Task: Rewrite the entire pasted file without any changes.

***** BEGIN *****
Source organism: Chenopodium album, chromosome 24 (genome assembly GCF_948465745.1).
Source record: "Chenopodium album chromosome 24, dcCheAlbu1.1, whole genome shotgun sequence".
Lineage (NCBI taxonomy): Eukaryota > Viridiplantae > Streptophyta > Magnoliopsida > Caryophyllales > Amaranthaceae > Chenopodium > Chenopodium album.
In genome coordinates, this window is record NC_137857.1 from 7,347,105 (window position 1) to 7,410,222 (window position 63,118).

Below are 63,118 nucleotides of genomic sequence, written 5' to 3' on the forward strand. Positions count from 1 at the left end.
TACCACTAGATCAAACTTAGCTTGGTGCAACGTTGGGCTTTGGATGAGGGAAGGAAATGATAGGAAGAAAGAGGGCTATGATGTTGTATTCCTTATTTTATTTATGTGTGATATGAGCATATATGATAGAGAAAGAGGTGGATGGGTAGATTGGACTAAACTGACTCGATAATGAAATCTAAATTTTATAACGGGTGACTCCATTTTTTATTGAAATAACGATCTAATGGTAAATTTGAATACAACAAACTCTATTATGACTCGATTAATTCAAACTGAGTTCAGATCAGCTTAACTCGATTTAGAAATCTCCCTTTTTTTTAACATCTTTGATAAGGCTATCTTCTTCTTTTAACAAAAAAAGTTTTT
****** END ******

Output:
Source organism: Chenopodium album, chromosome 24 (genome assembly GCF_948465745.1).
Source record: "Chenopodium album chromosome 24, dcCheAlbu1.1, whole genome shotgun sequence".
Lineage (NCBI taxonomy): Eukaryota > Viridiplantae > Streptophyta > Magnoliopsida > Caryophyllales > Amaranthaceae > Chenopodium > Chenopodium album.
In genome coordinates, this window is record NC_137857.1 from 7,347,105 (window position 1) to 7,410,222 (window position 63,118).

Below are 63,118 nucleotides of genomic sequence, written 5' to 3' on the forward strand. Positions count from 1 at the left end.
TACCACTAGATCAAACTTAGCTTGGTGCAACGTTGGGCTTTGGATGAGGGAAGGAAATGATAGGAAGAAAGAGGGCTATGATGTTGTATTCCTTATTTTATTTATGTGTGATATGAGCATATATGATAGAGAAAGAGGTGGATGGGTAGATTGGACTAAACTGACTCGATAATGAAATCTAAATTTTATAACGGGTGACTCCATTTTTTATTGAAATAACGATCTAATGGTAAATTTGAATACAACAAACTCTATTATGACTCGATTAATTCAAACTGAGTTCAGATCAGCTTAACTCGATTTAGAAATCTCCCTTTTTTTTAACATCTTTGATAAGGCTATCTTCTTCTTTTAACAAAAAAAGTTTTT